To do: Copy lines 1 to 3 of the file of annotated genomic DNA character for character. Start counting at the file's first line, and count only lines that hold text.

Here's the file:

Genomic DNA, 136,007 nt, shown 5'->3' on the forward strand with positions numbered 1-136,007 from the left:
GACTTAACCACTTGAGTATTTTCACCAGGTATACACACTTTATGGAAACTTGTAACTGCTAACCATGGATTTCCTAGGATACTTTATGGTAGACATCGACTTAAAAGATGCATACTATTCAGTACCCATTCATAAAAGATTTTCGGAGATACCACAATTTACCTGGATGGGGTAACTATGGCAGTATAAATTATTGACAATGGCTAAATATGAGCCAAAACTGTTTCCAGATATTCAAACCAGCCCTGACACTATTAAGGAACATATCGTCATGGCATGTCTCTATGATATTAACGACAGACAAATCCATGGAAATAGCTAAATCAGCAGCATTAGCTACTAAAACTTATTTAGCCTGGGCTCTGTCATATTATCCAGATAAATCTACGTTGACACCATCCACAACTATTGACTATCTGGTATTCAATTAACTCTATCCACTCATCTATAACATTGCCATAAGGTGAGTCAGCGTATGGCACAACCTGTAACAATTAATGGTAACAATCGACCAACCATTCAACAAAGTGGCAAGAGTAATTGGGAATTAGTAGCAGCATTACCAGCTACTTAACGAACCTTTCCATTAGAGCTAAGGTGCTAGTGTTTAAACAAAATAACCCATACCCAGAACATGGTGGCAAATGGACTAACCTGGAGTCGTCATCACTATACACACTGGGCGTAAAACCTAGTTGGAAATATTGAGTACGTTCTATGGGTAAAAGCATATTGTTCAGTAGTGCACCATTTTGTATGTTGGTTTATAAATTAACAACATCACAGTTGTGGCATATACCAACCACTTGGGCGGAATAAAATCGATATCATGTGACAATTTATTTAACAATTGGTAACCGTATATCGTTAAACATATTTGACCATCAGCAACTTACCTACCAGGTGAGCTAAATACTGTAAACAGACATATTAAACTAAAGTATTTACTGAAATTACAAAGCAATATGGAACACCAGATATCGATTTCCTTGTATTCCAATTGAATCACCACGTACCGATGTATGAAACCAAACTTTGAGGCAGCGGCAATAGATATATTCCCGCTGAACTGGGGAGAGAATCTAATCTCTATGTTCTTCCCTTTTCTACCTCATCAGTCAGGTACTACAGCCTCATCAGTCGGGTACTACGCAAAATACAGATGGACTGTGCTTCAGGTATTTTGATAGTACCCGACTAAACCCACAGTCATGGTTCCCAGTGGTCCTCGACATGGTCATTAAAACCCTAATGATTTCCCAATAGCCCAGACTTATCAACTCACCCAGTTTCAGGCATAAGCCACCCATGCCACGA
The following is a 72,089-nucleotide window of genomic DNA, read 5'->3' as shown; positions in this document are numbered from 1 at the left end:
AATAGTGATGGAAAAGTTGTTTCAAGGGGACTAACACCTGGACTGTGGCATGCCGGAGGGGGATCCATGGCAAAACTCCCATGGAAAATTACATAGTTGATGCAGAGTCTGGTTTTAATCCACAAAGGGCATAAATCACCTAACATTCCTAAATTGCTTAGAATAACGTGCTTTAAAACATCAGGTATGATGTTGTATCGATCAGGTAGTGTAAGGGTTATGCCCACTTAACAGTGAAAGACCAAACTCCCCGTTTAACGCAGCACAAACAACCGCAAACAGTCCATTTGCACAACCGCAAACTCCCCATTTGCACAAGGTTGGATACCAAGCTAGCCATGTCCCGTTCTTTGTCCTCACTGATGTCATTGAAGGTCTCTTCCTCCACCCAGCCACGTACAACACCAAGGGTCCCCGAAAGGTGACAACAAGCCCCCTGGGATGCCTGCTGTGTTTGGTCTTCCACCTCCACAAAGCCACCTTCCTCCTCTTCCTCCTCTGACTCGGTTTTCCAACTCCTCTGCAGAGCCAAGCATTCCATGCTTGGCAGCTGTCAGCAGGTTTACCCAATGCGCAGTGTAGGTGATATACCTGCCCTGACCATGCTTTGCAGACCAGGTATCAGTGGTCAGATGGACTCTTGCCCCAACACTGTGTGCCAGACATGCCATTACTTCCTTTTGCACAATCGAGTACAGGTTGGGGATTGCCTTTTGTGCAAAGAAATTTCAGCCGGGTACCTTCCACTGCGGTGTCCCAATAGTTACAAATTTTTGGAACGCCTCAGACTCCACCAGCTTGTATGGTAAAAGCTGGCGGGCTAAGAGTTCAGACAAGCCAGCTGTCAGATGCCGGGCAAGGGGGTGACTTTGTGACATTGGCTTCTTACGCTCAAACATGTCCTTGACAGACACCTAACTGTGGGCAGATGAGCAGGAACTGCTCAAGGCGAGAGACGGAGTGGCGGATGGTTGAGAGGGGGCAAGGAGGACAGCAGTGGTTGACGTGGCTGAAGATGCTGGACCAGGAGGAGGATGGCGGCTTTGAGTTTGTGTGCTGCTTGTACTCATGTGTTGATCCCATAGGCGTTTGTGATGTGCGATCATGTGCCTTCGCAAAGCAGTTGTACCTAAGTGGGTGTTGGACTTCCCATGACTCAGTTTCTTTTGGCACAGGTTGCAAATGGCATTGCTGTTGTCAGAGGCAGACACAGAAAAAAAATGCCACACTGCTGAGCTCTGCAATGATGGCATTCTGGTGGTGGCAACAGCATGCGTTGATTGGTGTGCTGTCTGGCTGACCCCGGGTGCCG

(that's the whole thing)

Genomic DNA, 136,007 nt, shown 5'->3' on the forward strand with positions numbered 1-136,007 from the left:
GACTTAACCACTTGAGTATTTTCACCAGGTATACACACTTTATGGAAACTTGTAACTGCTAACCATGGATTTCCTAGGATACTTTATGGTAGACATCGACTTAAAAGATGCATACTATTCAGTACCCATTCATAAAAGATTTTCGGAGATACCACAATTTACCTGGATGGGGTAACTATGGCAGTATAAATTATTGACAATGGCTAAATATGAGCCAAAACTGTTTCCAGATATTCAAACCAGCCCTGACACTATTAAGGAACATATCGTCATGGCATGTCTCTATGATATTAACGACAGACAAATCCATGGAAATAGCTAAATCAGCAGCATTAGCTACTAAAACTTATTTAGCCTGGGCTCTGTCATATTATCCAGATAAATCTACGTTGACACCATCCACAACTATTGACTATCTGGTATTCAATTAACTCTATCCACTCATCTATAACATTGCCATAAGGTGAGTCAGCGTATGGCACAACCTGTAACAATTAATGGTAACAATCGACCAACCATTCAACAAAGTGGCAAGAGTAATTGGGAATTAGTAGCAGCATTACCAGCTACTTAACGAACCTTTCCATTAGAGCTAAGGTGCTAGTGTTTAAACAAAATAACCCATACCCAGAACATGGTGGCAAATGGACTAACCTGGAGTCGTCATCACTATACACACTGGGCGTAAAACCTAGTTGGAAATATTGAGTACGTTCTATGGGTAAAAGCATATTGTTCAGTAGTGCACCATTTTGTATGTTGGTTTATAAATTAACAACATCACAGTTGTGGCATATACCAACCACTTGGGCGGAATAAAATCGATATCATGTGACAATTTATTTAACAATTGGTAACCGTATATCGTTAAACATATTTGACCATCAGCAACTTACCTACCAGGTGAGCTAAATACTGTAAACAGACATATTAAACTAAAGTATTTACTGAAATTACAAAGCAATATGGAACACCAGATATCGATTTCCTTGTATTCCAATTGAATCACCACGTACCGATGTATGAAACCAAACTTTGAGGCAGCGGCAATAGATATATTCCCGCTGAACTGGGGAGAGAATCTAATCTCTATGTTCTTCCCTTTTCTACCTCATCAGTCAGGTACTACAGCCTCATCAGTCGGGTACTACGCAAAATACAGATGGACTGTGCTTCAGGTATTTTGATAGTACCCGACTAAACCCACAGTCATGGTTCCCAGTGGTCCTCGACATGGTCATTAAAACCCTAATGATTTCCCAATAGCCCAGACTTATCAACTCACCCAGTTTCAGGCATAAGCCACCCATGCCACGA
The following is a 72,089-nucleotide window of genomic DNA, read 5'->3' as shown; positions in this document are numbered from 1 at the left end: